Fred King’s small digital camera is playing a big role in discovering more about the wildlife that visits, lives and breeds at Port Taranaki.
A security team member at the port since 2005, Fred has made a hobby out of observing and photographing the wildlife in the area.
The information he gathers is being used by environmental projects, including Project Hotspot and Finding Little Blue, to monitor the wildlife and better protect it. Project Hotspot is a Taranaki-based initiative that encourages the public to report sightings of threatened coastal species such as New Zealand fur seals, little blue penguins, and reef herons, and Finding Little Blue is a project focused on understanding little blue penguin habitats and breeding.
While a key contributor now, Fred’s work didn’t have such environmentally focused beginnings.
“When I started at the port the security fences had recently gone up, so the public were no longer able to gain access,” he says.
“I dealt with a lot of people at the gate who wanted to come in and see the seals, go fishing or even eat their fish and chips down here, like they had before. So I tried to look for alternatives and find other locations they could visit, just not in the port.
“That gave me inspiration to find out what wildlife was here and close by, and along with that to start taking photographs of the wildlife. With Project Hotspot, I saw where others were making sightings around the region and thought I could contribute with what was here.”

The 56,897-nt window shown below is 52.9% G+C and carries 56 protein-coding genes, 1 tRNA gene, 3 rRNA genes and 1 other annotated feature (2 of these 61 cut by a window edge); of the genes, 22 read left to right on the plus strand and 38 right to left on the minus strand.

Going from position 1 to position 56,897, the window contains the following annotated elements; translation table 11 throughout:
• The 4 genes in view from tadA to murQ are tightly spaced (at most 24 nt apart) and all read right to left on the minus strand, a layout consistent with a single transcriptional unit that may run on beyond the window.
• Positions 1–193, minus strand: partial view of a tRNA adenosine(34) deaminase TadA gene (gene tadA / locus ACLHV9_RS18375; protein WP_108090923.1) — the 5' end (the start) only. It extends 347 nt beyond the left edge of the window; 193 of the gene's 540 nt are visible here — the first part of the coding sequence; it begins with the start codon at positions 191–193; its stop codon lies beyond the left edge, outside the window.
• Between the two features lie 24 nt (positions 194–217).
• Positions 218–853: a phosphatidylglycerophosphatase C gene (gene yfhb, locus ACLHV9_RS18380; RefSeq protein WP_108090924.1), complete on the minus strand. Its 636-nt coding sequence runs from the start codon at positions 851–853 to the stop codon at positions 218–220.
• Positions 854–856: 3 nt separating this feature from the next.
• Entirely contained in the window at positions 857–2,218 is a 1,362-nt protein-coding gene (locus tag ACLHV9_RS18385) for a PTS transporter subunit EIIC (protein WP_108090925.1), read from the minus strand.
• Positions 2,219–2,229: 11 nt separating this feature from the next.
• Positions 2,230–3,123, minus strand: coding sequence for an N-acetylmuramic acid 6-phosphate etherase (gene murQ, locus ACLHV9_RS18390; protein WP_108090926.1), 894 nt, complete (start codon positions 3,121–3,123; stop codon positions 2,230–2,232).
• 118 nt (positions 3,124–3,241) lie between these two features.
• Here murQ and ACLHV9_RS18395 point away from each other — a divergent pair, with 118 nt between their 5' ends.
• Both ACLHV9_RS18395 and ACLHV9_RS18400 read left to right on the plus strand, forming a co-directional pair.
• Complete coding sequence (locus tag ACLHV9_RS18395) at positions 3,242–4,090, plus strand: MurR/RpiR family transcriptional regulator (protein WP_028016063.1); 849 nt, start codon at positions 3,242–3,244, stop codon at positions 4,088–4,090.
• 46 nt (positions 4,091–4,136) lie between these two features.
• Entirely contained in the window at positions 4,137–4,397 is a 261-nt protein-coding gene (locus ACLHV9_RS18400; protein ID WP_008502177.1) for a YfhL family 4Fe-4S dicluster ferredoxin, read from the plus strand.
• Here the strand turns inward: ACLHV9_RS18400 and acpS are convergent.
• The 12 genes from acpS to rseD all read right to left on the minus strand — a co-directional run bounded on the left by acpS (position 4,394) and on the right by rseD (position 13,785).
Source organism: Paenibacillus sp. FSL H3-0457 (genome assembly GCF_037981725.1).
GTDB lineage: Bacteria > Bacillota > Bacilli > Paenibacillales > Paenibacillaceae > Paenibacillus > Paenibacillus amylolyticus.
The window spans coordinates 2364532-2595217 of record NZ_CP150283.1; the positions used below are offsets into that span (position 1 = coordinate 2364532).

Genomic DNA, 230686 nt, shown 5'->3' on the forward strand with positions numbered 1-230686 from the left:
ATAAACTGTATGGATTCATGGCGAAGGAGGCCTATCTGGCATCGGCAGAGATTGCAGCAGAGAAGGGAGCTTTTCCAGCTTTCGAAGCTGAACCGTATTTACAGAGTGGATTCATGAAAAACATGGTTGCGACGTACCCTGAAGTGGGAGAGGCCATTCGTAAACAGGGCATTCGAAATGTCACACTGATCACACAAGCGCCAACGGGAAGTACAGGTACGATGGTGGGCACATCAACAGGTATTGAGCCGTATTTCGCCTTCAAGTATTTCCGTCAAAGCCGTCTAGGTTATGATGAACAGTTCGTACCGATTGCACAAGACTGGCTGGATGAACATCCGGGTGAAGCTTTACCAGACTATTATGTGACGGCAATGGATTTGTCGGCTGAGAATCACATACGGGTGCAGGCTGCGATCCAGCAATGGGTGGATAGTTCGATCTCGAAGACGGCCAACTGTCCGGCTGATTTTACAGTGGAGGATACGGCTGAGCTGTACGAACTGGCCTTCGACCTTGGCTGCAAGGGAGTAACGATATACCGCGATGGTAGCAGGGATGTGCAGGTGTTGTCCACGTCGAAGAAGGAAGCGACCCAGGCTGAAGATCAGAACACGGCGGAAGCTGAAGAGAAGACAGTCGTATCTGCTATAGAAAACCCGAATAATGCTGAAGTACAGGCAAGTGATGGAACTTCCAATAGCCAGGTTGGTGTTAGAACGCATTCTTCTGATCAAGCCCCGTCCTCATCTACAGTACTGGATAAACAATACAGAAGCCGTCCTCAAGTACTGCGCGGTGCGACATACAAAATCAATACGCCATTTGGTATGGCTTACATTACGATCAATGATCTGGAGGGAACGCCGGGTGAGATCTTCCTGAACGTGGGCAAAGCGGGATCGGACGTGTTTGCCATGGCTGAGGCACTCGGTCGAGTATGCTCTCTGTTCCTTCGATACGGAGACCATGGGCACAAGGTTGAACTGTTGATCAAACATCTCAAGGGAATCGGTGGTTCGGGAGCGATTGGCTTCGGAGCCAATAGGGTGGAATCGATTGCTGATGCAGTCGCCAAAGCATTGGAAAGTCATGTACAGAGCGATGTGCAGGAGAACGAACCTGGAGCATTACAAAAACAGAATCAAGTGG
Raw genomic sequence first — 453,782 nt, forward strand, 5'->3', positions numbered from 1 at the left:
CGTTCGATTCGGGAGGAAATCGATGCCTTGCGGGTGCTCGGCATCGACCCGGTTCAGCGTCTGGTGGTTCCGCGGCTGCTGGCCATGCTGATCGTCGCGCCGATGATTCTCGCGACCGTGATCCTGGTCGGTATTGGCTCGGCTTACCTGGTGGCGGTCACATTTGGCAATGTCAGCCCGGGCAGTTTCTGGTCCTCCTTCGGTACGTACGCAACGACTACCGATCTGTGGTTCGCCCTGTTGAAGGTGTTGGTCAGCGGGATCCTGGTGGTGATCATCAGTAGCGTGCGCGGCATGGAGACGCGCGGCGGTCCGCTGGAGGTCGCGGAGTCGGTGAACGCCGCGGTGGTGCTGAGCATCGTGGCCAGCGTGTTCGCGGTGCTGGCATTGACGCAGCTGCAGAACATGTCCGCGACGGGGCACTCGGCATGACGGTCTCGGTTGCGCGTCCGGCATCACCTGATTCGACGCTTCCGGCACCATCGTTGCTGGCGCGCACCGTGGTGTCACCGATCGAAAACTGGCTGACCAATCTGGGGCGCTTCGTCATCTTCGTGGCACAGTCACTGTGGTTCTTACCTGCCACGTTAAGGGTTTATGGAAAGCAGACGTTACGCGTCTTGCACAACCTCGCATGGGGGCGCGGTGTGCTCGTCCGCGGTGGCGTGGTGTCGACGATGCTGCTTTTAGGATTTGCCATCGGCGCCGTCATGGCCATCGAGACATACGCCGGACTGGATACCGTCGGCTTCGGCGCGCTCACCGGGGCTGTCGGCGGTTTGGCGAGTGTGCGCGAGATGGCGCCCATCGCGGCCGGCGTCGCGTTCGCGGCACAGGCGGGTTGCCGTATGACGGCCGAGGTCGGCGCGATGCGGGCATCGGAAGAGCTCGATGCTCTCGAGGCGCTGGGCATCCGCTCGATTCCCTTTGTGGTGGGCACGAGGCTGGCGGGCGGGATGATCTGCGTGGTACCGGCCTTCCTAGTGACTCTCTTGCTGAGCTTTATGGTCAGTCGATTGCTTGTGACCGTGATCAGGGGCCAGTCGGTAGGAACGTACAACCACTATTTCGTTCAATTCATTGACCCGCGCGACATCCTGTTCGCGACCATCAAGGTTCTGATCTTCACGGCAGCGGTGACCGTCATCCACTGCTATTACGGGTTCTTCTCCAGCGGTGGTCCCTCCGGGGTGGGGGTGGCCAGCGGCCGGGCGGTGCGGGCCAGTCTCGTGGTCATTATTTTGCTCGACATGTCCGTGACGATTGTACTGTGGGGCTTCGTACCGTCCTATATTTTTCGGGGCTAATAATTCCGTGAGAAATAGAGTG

Since June 2016, Fred has made about 140 observations of 26 species, uploading the photographs to the New Zealand page of the international website www.inaturalist.org. He’s also furthering his own knowledge by learning the Māori and scientific names of the species.
Documenting pests is just as valuable, and Fred says the port’s comprehensive trapping programme is helping prevent intruders from becoming established.
While the wildlife comes and goes, many individuals have made the port area home, such as a Pacific reef heron that often fishes at night from a rock on the main breakwater, and a very large female seal that lounges on the steps at the end of Blyde Wharf.
“If you can smell seal, you can guarantee when you look over the edge it will be her,” Fred says.
“Whenever I’m at work I have my camera in my pocket ready to go. You get to know generally where the wildlife will be and always keep a look out.